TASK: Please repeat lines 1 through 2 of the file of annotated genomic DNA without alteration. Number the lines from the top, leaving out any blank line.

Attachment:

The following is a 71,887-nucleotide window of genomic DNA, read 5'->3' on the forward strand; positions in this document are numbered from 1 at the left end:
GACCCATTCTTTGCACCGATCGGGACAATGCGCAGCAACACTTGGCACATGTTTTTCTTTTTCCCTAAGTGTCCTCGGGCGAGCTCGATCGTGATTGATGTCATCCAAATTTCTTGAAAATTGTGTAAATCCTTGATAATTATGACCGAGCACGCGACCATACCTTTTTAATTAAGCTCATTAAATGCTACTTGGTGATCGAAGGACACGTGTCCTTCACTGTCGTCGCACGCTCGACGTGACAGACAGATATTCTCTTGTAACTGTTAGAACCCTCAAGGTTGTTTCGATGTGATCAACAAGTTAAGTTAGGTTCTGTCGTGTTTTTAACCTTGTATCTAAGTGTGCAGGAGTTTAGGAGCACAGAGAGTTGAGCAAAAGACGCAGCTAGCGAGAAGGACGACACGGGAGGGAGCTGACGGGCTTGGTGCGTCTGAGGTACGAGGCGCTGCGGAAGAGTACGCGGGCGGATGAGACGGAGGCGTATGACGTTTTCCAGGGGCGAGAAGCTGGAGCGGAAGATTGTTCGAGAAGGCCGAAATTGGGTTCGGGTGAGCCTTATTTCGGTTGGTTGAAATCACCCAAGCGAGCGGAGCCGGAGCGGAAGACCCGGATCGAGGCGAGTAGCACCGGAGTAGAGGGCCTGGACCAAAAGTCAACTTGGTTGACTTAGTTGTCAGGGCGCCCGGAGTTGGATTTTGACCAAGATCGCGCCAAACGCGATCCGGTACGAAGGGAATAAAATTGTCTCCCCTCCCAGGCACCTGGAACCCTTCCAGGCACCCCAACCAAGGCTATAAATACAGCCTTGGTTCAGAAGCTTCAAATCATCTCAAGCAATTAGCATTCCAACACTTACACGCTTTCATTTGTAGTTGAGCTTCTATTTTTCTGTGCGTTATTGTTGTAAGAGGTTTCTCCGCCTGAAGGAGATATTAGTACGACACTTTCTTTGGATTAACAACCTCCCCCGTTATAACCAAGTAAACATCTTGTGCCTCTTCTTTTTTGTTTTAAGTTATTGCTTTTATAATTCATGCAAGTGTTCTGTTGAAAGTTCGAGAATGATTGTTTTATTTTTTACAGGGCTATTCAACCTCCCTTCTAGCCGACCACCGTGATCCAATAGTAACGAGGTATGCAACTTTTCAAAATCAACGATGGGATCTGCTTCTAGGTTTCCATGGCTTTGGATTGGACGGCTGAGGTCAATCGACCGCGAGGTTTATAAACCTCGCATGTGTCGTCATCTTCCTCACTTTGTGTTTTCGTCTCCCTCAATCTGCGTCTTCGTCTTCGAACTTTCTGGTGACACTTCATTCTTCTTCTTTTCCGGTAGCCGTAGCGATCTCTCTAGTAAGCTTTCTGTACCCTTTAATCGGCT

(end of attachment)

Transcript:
The following is a 71,887-nucleotide window of genomic DNA, read 5'->3' on the forward strand; positions in this document are numbered from 1 at the left end:
GACCCATTCTTTGCACCGATCGGGACAATGCGCAGCAACACTTGGCACATGTTTTTCTTTTTCCCTAAGTGTCCTCGGGCGAGCTCGATCGTGATTGATGTCATCCAAATTTCTTGAAAATTGTGTAAATCCTTGATAATTATGACCGAGCACGCGACCATACCTTTTTAATTAAGCTCATTAAATGCTACTTGGTGATCGAAGGACACGTGTCCTTCACTGTCGTCGCACGCTCGACGTGACAGACAGATATTCTCTTGTAACTGTTAGAACCCTCAAGGTTGTTTCGATGTGATCAACAAGTTAAGTTAGGTTCTGTCGTGTTTTTAACCTTGTATCTAAGTGTGCAGGAGTTTAGGAGCACAGAGAGTTGAGCAAAAGACGCAGCTAGCGAGAAGGACGACACGGGAGGGAGCTGACGGGCTTGGTGCGTCTGAGGTACGAGGCGCTGCGGAAGAGTACGCGGGCGGATGAGACGGAGGCGTATGACGTTTTCCAGGGGCGAGAAGCTGGAGCGGAAGATTGTTCGAGAAGGCCGAAATTGGGTTCGGGTGAGCCTTATTTCGGTTGGTTGAAATCACCCAAGCGAGCGGAGCCGGAGCGGAAGACCCGGATCGAGGCGAGTAGCACCGGAGTAGAGGGCCTGGACCAAAAGTCAACTTGGTTGACTTAGTTGTCAGGGCGCCCGGAGTTGGATTTTGACCAAGATCGCGCCAAACGCGATCCGGTACGAAGGGAATAAAATTGTCTCCCCTCCCAGGCACCTGGAACCCTTCCAGGCACCCCAACCAAGGCTATAAATACAGCCTTGGTTCAGAAGCTTCAAATCATCTCAAGCAATTAGCATTCCAACACTTACACGCTTTCATTTGTAGTTGAGCTTCTATTTTTCTGTGCGTTATTGTTGTAAGAGGTTTCTCCGCCTGAAGGAGATATTAGTACGACACTTTCTTTGGATTAACAACCTCCCCCGTTATAACCAAGTAAACATCTTGTGCCTCTTCTTTTTTGTTTTAAGTTATTGCTTTTATAATTCATGCAAGTGTTCTGTTGAAAGTTCGAGAATGATTGTTTTATTTTTTACAGGGCTATTCAACCTCCCTTCTAGCCGACCACCGTGATCCAATAGTAACGAGGTATGCAACTTTTCAAAATCAACGATGGGATCTGCTTCTAGGTTTCCATGGCTTTGGATTGGACGGCTGAGGTCAATCGACCGCGAGGTTTATAAACCTCGCATGTGTCGTCATCTTCCTCACTTTGTGTTTTCGTCTCCCTCAATCTGCGTCTTCGTCTTCGAACTTTCTGGTGACACTTCATTCTTCTTCTTTTCCGGTAGCCGTAGCGATCTCTCTAGTAAGCTTTCTGTACCCTTTAATCGGCT